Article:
• tosmarttobegop

      It aids it, the commanding officer who’s responsibility it is to fulfill the course set by the CIC.
      But is showing such distain for his CIC is undermining . Either with intent or without intent is undermining the entire mission.

      By the nature of battle, there is always a question of intent and judgment. It would be a crazy person who would not question the sanity of charging a machine gun! But in order for the military to operate and fulfill their mission that can not question. That is something that every person who raises their hand and takes the oath understands. That does not change once achieving rank.

      If anything it is something that a officer uses every time they give an order. Like wise with the commander in chief.

  10. itolduso

    If what was stated was so grevious as to limit the ability of the CIC to command, then the President did the correct thing.

    If it did not, and it negatively impacted the Military action in Afghanistan, the CIC did the wrong thing.

  11. Back before I became a bum part of my duties were writing employee handbooks. I resisted writing down rules until it was absolutely necessary. Once a rule was written it had to be enforced across the board and exceptions couldn’t be made. If exceptions to rules were made, it made the rule moot.

    It was usually the same situation in parenting. I always tried to stay on the fence post and keep the discussion open. I liked it best when my children suggested the proper discipline if discipline was called for. I knew once I came down on either side of that fence or was forced into a hard and fast decision I better be really sure that was a good decision on my part. I better have thought it through and weighed all the options.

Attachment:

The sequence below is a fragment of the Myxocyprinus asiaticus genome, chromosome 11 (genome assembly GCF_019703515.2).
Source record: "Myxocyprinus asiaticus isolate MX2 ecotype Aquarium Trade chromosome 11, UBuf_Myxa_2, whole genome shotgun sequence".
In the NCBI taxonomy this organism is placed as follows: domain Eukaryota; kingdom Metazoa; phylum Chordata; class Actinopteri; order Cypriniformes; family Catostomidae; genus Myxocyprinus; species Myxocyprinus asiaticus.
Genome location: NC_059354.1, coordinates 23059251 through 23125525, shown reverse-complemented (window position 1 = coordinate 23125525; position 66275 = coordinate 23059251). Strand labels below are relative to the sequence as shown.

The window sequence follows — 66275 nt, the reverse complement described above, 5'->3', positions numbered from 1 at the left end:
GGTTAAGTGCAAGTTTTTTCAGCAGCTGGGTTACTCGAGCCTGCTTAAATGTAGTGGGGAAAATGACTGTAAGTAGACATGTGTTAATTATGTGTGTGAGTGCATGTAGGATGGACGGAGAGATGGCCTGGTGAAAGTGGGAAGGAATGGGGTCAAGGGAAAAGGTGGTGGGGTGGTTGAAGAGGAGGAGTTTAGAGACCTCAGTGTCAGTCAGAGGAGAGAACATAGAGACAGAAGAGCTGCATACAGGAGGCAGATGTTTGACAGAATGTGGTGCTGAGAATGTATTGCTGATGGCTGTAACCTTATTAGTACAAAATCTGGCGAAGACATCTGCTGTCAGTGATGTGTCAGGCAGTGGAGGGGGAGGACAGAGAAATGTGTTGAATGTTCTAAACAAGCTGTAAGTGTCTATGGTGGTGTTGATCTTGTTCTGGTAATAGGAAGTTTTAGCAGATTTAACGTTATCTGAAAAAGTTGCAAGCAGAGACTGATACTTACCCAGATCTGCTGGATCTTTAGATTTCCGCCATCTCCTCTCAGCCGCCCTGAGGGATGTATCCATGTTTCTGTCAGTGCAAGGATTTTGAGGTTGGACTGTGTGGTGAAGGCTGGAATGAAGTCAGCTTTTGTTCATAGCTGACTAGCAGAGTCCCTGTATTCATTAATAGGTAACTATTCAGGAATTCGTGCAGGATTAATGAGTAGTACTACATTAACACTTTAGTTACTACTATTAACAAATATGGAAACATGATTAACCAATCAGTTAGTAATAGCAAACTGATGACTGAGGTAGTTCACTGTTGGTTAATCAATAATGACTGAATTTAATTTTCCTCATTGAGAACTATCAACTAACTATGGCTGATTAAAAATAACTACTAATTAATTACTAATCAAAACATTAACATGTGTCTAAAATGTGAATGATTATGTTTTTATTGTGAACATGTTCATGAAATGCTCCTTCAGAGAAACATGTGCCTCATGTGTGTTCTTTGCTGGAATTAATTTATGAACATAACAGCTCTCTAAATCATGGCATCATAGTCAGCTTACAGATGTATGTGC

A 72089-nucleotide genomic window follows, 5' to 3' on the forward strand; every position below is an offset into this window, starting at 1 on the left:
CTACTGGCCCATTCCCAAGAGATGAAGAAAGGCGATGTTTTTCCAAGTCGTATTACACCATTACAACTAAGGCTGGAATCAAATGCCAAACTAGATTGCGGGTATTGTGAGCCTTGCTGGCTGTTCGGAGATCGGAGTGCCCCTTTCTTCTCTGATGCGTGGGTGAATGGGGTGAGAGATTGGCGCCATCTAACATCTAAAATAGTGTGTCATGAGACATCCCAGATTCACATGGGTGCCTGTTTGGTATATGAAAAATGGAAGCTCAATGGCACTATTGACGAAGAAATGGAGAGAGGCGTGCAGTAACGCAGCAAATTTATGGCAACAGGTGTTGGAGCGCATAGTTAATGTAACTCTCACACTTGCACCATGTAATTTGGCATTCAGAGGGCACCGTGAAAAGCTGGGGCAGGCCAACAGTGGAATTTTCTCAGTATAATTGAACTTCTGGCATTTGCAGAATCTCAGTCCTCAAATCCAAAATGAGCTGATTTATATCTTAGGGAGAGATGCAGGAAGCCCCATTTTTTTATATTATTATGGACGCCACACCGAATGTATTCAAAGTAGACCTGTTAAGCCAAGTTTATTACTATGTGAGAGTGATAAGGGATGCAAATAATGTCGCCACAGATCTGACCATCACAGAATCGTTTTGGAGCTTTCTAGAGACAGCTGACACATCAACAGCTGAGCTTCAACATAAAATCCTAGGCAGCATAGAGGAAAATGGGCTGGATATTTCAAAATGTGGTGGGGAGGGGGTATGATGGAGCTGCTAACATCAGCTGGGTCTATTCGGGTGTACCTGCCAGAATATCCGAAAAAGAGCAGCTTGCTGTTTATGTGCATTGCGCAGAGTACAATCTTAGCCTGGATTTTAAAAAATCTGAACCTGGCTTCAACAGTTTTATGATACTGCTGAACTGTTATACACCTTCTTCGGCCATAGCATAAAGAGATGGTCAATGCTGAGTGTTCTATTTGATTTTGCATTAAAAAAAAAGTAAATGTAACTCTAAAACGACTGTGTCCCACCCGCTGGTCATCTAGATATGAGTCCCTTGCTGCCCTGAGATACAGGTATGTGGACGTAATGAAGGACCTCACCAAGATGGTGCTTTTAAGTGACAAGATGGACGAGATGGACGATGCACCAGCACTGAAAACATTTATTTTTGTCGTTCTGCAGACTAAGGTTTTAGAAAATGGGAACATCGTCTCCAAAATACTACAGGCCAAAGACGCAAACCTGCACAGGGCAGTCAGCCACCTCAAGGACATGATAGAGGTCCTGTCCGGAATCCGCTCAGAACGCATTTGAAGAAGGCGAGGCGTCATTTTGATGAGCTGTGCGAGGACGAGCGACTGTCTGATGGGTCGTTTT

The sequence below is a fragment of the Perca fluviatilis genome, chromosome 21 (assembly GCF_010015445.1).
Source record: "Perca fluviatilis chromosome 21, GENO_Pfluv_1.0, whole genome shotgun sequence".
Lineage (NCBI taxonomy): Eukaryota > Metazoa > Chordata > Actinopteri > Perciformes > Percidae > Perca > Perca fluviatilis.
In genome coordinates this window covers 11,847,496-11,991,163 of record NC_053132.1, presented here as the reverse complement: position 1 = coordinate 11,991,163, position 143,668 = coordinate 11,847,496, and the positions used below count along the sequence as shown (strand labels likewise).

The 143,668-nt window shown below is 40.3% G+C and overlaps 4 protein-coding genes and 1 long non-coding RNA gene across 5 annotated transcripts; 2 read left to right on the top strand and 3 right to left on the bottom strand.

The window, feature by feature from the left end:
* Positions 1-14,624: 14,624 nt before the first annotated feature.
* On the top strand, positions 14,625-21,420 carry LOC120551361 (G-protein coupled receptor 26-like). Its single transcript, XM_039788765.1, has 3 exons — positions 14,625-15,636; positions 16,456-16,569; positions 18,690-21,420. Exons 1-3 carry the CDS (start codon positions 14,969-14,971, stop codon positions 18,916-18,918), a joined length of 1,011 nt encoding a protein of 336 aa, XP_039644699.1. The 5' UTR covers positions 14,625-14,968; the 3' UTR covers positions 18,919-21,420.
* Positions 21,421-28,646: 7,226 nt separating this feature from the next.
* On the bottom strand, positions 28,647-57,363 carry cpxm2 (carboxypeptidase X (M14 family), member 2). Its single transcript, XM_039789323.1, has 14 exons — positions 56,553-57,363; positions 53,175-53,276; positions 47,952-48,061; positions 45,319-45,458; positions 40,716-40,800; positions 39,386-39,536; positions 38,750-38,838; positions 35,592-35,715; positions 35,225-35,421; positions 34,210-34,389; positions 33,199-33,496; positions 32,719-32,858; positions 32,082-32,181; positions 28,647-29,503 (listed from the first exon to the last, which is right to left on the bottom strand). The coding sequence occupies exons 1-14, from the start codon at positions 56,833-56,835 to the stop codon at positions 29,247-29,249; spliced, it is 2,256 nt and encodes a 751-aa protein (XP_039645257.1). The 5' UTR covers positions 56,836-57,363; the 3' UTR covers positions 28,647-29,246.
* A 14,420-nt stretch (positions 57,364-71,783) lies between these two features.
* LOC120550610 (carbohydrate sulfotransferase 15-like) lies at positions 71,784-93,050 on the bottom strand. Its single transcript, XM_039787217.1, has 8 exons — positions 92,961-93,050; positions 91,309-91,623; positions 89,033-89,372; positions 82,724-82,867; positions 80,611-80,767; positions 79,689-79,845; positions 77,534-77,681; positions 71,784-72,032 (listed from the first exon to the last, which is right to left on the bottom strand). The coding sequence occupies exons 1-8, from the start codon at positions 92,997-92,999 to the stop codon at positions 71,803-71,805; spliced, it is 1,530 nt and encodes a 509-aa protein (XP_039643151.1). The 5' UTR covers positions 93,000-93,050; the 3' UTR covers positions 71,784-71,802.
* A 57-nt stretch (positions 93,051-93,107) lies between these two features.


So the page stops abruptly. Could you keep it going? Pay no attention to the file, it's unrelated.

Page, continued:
The military expects their rules will be followed by everyone in the military. Today the CIC made sure every enlisted person knew they were.

    • wicked

      If Obama had let it go, we’d hear jeering by the right that he was weak.

      Rules are rules. The General knew them as well if not better than those serving under him, yet he chose to say what he did and to whom he said it. Not the wisest choice. How many other unwise choices might he make?

  12. itolduso

    “The military expects their rules will be followed by everyone. Today the CIC made sure every enlisted person knew they were”

    You have obviously never been in the military. comments as shown in the Rolling Stone article are made by people up and down the chain of command. They always have been, and always will be. The general certainly showed poor judgement in allowing his guard to drop in the prescence of a reporter. However, to state that the CIC made sure that every enlisted person knew they were is incorrect. They now know to not cross Obama publicly. They also know that the aides that said many of the things quoted, were not called to the White House, or resigned.

    All that being said….. The General knew better. He wasn;t a damned boot, he was a 4 star general. I don’t feel any “sympathy” for him. My one question is still…